What Exactly Is Bropropriating? Here Are 7 Examples

Men have been stealing or getting credit for women’s ideas literally since the dawn of time. Men were assumed to have created paleolithic cave paintings until 2013, when anthropologists discovered they were most likely made by women.

Men either actively taking or being given assumed credit for women’s ideas and work is not a new phenomenon, but it wasn’t until recently that we finally had words to describe these specific behaviors.

Jessica Bennett, author of Feminist Fight Club: An Office Survival Manual for a Sexist Workplace, defines bropropriating as, “taking a woman’s idea and taking credit for it.”

Of course, stealing ideas and credit takes place outside the context of men stealing from women. Men steal from men. Women steal from women. But the specific act of men claiming credit for women’s ideas occurs on a cultural rather than just an individual basis, leaving women with historically less credit and acclaim for their achievements than men.

Bropropriating has long term effects not just on an individual woman’s career, but on how we understand women’s accomplishments throughout history.

So what does bropropriating look like in practice? Here are 7 examples.

The Double Helix

Most people, when asked about the discovery of DNA (if they still remember this from science class) would mention James Watson and Francis Crick. The name that is frequently glossed over in this story or left out entirely is Rosalind Franklin, whose own work on DNA was stolen by another scientist and given to Franklin’s competitors, Watson and Crick, without her permission.

Franklin had captured an image of DNA which was critical to Watson and Crick’s understanding of the double helix structure. Watson and Crick buried Franklin’s efforts in the footnotes of their Nobel Prize-winning Nature article. Franklin ultimately died of cancer four years before Watson and Crick won the Prize. It took them 40 years to publicly admit that Franklin’s work had been critical to their ultimate success.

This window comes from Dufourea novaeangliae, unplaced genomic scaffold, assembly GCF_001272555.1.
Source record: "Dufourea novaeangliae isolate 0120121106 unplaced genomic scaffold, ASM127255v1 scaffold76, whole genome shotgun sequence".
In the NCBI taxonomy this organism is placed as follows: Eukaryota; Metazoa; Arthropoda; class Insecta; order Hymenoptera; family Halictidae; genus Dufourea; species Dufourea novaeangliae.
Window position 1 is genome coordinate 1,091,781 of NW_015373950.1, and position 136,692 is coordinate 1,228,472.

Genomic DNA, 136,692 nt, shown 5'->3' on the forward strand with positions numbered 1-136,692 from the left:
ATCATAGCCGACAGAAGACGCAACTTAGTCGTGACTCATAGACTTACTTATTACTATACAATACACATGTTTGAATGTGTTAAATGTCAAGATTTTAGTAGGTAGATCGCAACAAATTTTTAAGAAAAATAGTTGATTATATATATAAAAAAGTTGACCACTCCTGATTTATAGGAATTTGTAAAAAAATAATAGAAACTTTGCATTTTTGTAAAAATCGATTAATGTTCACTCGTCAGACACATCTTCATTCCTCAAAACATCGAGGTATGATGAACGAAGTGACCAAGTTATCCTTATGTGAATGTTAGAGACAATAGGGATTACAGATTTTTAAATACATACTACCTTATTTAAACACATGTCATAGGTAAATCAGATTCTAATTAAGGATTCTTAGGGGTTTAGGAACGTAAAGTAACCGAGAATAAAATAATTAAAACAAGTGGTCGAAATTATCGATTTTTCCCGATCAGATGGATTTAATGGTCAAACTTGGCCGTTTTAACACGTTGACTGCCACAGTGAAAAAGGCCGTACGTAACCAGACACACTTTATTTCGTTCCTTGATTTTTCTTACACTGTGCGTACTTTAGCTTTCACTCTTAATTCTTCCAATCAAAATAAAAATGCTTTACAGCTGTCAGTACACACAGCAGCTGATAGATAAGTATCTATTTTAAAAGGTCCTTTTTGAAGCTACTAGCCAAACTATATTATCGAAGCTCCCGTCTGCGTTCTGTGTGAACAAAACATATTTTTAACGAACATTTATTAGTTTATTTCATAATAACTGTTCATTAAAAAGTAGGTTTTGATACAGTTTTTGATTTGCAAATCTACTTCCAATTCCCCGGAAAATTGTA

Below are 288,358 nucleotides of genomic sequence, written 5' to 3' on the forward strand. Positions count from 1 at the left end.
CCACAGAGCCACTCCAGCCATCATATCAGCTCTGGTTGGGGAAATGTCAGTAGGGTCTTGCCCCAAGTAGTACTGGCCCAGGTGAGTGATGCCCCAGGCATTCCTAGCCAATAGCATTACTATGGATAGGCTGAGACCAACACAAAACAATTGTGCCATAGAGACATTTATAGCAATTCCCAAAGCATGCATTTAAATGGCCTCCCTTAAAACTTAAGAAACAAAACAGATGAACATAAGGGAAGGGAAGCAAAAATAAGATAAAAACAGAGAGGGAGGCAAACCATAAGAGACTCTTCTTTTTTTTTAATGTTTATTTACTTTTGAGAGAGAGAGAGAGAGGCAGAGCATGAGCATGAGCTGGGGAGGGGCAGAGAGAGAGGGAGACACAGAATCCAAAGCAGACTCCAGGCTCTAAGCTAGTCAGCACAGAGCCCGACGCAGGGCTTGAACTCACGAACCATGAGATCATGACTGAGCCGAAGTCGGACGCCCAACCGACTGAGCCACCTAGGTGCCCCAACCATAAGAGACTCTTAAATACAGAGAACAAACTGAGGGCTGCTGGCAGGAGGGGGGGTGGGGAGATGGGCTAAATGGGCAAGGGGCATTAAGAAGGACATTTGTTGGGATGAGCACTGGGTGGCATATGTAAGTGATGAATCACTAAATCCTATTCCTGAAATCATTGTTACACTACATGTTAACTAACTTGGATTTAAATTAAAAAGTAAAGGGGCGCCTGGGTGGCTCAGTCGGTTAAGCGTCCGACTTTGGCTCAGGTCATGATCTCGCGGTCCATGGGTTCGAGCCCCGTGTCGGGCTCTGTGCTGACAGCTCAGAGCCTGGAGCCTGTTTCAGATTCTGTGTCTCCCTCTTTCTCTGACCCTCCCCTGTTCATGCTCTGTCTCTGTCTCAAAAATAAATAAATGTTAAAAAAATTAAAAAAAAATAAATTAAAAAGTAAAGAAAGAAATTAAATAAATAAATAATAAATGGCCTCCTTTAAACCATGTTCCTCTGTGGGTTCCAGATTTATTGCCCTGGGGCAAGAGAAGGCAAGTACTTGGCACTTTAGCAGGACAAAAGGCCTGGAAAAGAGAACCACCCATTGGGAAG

Hound Dog


Hound Dog became one of Elvis Presley’s earliest hits. It spent 11 weeks at number one and is probably still one of the songs he is best known for. But Hound Dog wasn’t written for Elvis Presley. He wasn’t even the first to make it a hit.

Jerry Leiber and Mike Stoller wrote the song for Willie Mae “Big Mama” Thornton, whose version topped the R&B charts in 1953.

The Rock and Roll Hall of Fame calls it “the most illustrative example of the white appropriation of African-American music.”

Big-Eyed Waifs


Painter Margaret Keane created “the big-eyed waifs,” pieces of art which were very popular in the 1960s. She signed the paintings with the name of her husband, Walter Keane, because he convinced her she’d make more money that way.

The couple later divorced and despite alleged threats that her ex would kill her if she ever told the truth about the paintings, Margaret finally did just that in 1970.

Eventually, in 1986, she took him to court over the issue. For Exhibit 22, Margaret sat in front of the jurors and painted a big-eyed waif in under an hour.

“Hepeating”


One common type of bropropriating that every woman has probably experienced at some point is called “hepeating.” If you’ve ever been in a meeting or worked in a group setting, shared an idea that was ignored, only to have that same idea repeated by a man and recieved with applause, you’ve been hepeated. Or, if you’re the one repeating the idea, you’re guilty of hepeating.

Hepeating is a specific form of bropropriating that usually occurs at work and unlike some of the examples, the repetition of the idea doesn’t occur decades later but right there in the moment and still no one takes notice.